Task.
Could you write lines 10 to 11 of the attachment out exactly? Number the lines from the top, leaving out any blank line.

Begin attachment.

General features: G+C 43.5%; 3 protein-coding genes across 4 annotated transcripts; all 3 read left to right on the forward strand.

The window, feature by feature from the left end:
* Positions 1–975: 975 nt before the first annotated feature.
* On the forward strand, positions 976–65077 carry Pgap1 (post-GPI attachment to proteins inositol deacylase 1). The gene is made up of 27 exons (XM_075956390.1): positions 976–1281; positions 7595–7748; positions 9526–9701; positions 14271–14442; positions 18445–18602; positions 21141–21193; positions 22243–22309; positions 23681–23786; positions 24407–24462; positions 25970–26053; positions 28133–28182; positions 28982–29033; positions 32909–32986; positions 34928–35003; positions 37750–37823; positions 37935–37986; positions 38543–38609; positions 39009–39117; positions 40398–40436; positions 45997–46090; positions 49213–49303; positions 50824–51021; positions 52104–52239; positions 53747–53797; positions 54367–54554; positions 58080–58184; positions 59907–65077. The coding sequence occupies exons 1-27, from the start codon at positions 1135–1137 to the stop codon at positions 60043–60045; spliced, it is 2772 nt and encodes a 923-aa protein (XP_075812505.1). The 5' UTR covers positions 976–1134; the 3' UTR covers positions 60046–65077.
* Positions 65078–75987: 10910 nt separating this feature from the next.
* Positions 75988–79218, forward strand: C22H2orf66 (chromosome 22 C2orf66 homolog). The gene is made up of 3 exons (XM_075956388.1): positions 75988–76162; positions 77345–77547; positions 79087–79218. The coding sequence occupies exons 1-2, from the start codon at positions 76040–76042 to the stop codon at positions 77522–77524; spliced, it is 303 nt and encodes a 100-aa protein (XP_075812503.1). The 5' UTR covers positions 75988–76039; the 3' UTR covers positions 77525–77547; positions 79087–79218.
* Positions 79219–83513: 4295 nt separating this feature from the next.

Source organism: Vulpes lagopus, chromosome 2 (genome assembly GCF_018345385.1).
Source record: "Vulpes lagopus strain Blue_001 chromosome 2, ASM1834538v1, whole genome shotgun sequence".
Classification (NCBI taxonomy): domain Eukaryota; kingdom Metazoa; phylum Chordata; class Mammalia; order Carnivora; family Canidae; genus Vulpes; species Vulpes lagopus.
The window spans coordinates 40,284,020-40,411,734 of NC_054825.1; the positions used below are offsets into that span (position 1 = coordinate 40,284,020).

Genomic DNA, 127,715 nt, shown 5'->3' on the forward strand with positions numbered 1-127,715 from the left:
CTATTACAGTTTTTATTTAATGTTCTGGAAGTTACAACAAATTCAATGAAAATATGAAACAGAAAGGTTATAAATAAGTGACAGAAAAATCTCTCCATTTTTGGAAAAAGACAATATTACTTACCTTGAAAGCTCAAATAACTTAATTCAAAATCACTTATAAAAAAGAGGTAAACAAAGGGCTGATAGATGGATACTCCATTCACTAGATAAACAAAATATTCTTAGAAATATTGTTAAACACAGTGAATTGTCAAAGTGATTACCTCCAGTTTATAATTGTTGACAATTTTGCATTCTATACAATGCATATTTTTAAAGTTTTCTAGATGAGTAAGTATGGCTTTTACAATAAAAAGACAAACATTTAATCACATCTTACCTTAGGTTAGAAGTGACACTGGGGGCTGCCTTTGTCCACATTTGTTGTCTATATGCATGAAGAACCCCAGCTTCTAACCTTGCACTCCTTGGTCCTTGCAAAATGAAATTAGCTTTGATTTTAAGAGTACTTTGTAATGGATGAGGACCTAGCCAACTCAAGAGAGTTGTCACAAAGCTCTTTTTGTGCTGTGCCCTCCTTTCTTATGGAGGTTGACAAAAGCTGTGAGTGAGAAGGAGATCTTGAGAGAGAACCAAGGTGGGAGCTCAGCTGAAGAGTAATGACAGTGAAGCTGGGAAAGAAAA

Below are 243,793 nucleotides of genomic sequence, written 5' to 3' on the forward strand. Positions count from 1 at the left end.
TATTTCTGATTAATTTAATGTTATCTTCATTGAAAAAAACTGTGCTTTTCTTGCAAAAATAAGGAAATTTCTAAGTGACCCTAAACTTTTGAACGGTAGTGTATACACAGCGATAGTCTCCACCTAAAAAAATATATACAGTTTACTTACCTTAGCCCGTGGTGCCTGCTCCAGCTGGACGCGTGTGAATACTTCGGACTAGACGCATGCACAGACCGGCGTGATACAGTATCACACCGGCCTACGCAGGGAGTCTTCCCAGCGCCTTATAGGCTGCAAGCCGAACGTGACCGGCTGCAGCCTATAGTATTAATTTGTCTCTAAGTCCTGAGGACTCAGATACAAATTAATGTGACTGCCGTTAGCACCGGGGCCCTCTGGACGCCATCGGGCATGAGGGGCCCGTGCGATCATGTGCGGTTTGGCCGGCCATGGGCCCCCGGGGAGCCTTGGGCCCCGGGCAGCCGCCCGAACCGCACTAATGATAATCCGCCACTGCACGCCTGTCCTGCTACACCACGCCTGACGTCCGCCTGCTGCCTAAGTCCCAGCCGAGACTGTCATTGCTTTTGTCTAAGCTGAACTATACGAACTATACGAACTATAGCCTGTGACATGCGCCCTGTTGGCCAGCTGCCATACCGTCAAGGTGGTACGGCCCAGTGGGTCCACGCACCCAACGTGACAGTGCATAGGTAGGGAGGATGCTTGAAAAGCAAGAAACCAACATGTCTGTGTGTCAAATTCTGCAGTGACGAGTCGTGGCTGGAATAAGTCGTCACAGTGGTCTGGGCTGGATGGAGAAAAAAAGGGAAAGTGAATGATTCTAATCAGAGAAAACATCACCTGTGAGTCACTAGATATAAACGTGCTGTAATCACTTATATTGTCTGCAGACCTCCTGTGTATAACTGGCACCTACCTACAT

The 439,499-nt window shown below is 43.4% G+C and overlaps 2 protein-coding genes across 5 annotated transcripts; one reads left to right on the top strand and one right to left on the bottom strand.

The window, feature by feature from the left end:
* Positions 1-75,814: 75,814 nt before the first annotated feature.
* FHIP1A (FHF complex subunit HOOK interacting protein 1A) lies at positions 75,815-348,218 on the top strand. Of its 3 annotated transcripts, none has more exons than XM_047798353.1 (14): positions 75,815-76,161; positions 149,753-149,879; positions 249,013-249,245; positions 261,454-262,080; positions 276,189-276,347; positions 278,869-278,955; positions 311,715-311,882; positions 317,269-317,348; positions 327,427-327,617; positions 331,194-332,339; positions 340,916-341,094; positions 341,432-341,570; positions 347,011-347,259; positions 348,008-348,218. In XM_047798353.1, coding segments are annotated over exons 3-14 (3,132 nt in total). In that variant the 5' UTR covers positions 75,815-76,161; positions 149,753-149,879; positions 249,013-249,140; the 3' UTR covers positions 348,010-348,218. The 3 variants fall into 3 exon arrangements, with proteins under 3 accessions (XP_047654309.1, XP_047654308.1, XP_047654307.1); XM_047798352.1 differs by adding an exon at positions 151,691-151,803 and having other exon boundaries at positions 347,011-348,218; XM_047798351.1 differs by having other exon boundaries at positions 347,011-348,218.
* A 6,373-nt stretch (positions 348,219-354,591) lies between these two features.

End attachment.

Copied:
Classification (NCBI taxonomy): domain Eukaryota; kingdom Metazoa; phylum Chordata; class Mammalia; order Carnivora; family Canidae; genus Vulpes; species Vulpes lagopus.
The window spans coordinates 40,284,020-40,411,734 of NC_054825.1; the positions used below are offsets into that span (position 1 = coordinate 40,284,020).